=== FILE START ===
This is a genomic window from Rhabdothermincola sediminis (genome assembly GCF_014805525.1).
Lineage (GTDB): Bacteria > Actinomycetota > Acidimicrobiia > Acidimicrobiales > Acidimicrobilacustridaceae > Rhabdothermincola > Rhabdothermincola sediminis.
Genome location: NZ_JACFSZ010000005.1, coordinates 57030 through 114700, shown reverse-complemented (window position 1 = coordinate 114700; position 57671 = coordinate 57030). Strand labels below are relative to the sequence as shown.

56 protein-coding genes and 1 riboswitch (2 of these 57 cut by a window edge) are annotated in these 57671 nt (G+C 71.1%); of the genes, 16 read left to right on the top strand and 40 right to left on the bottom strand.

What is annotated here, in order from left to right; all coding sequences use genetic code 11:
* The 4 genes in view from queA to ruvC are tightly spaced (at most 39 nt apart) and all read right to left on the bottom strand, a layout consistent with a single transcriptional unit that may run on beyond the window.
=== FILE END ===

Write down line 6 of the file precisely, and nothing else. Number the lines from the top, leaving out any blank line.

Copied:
* The 4 genes in view from queA to ruvC are tightly spaced (at most 39 nt apart) and all read right to left on the bottom strand, a layout consistent with a single transcriptional unit that may run on beyond the window.